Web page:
Richard Linklater interview for Everybody Wants Some
Time Out Dubai has a Richard Linklater interview for Everybody Wants Some after its release in cinemas in Dubai
Modestly, in the relaxed posture of the college left fielder he once was, Richard Linklater tells us his theory of directing. “Working with the actors – the crew, too – there’s a little ‘head coach’ to it,” he says. “A good coach has a thing going with each player. Just like actors, they all have different needs. Sometimes you need to be motivating this guy all the time. But that person you leave alone. And that one, they can win the game, but they can’t tie it.”
Linklater, more than any other filmmaker working today, is comfortable playing the long game. He’s made 19 features, including his now-classic breakthrough Slacker (1991). And four of them have had a gestation that no other American moviemaker has ever attempted, let alone nailed. His ambitious romantic trilogy, Before Sunrise (1995), Before Sunset (2004) and Before Midnight (2013), represents a periodic every-nine-years collaboration with actors Ethan Hawke and Julie Delpy, growing in subject matter from college-aged impulsiveness to middle-aged regrets to rekindled passion. And Boyhood (2014), famously, is the Oscar-nominated film Linklater shot over 12 years in dribs and drabs, resulting in a hard-earned masterpiece of intimate domesticity and gentle rebellion.
Everybody Wants Some!!, Linklater’s latest – set in 1980 on a partycentric Texas college campus prowled by hyper-competitive athletes and self-possessed drama kids – may be his biggest stretch to date. It’s the first movie named after a Van Halen song. (“First and last,” the director jokes, though he’s insistent on keeping David Lee Roth’s double exclamation points.) It’s suffused with the best pop music ever made: bouncy hits from 35 years ago that turn the experience of watching the film into an ear-to-ear grin. And improbably, after so many triumphs, it’s the warmest effort of his career. “It’s a memory film, as personal as anything else I’ve done – which is, you know, quite a bit.”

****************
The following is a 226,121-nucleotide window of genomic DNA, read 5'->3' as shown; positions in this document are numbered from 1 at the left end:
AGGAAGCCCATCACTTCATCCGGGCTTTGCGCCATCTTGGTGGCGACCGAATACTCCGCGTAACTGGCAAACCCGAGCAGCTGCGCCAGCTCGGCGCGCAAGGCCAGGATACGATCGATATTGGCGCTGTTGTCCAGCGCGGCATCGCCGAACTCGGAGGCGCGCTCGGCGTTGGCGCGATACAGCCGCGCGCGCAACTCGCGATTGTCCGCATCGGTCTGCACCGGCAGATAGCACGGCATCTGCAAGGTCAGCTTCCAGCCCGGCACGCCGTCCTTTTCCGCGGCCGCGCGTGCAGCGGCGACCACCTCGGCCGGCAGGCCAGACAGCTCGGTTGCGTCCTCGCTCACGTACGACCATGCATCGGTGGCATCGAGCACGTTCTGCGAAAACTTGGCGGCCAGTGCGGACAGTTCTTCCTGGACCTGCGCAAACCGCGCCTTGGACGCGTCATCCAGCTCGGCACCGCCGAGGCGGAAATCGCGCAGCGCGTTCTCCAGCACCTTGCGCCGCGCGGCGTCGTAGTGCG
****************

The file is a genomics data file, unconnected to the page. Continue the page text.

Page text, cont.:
Drawn closely from his time playing ball at Sam Houston State University in the late ’70s – Linklater dropped out, worked on an oil rig and then moved to Austin to become an indie filmmaker – and an encyclopedic library of hundreds of songs, Everybody Wants Some!! is the director’s first full plunge into open-hearted nostalgia. Fans will point to Linklater’s euphoric Dazed and Confused (1993), set during the bicentennial summer of 1976, as a younger cousin, but the filmmaker sees a difference. “I used to say Dazed was anti-nostalgia,” he explains. “You can’t watch that movie and possibly want to go back to that time. It sucked, you know? I’m talking about high school. But college? It was a great time to be a young person. It was a fun moment, culturally. And it was cheap. Kids are under so much pressure now. My daughter [Boyhood’s Lorelei Linklater] just got out of college. It’s so expensive; there’s so much expectation, and the job market sucks.”
The problems that the characters of Everybody Wants Some!! encounter are much different. Will the team gel in time to take State? And most importantly: Is there more to life than the baseball diamond? It’s a deceptively simple story, but as Jake and his new friend tube-raft on an August afternoon, dreaming out loud, it’s impossible not to think about Boyhood and its free-floating optimism.
Moments like this are a Linklater speciality. “This is not the kind of comedy that studios want to do,” he says. “You know, no stars, ensemble, no plot. It’s just not in their wheelhouse at all. They don’t know what it is.” The director admits he got lucky between keeping the budget low and having more political capital to spend after the success of Boyhood.
But in a deeper sense, that’s what Linklater has always done. He’s a smuggler of authentic experience into the mainstream. He’s seen the indie world that he largely inspired with Slacker become an industry, and he smiles at the irony of Everybody Wants Some!! having its premiere in his longtime hometown of Austin at the South by South West festival. “In the ’80s, when there were these indie movies that were really speaking to you – that was special,” he recalls. “You supported it... That was your first choice.”
Unapologetically, Linklater is still that guy, still getting away with it, like the characters in his latest movie. There’s a sense of duty to it. His gift, as with all the great athletes, is stamina. Everybody Wants Some!! is in cinemas from Thursday May 12.
Three top Linklater films
Boyhood 12-year epic
This Oscar-nominated coming-of-age tale was shot over more than a decade. The intimate portrayal of Mason’s growth from cute seven-year-old to rebellious young adult is an incredible feat of filmmaking – tender and funny, and with a powerful message.
Before Sunrise Talking heads
Ethan Hawke, Julie Delpy and a whole lot of chat. A chance meeting on a train leads to the pair embarking on a one-night-only relationship in which their deep-rooted connection is developed through intense and intriguing dialogue. It spawned two follow-up films.
School of rock Band practise
Initially snootily dismissed, the 2003 comedy has become something of a cult-classic. Jack Black is thrust into a classroom at a posh private school and duly tears up the manual, using his love for music to teach lessons even the brainiest professor would struggle to deliver to kids.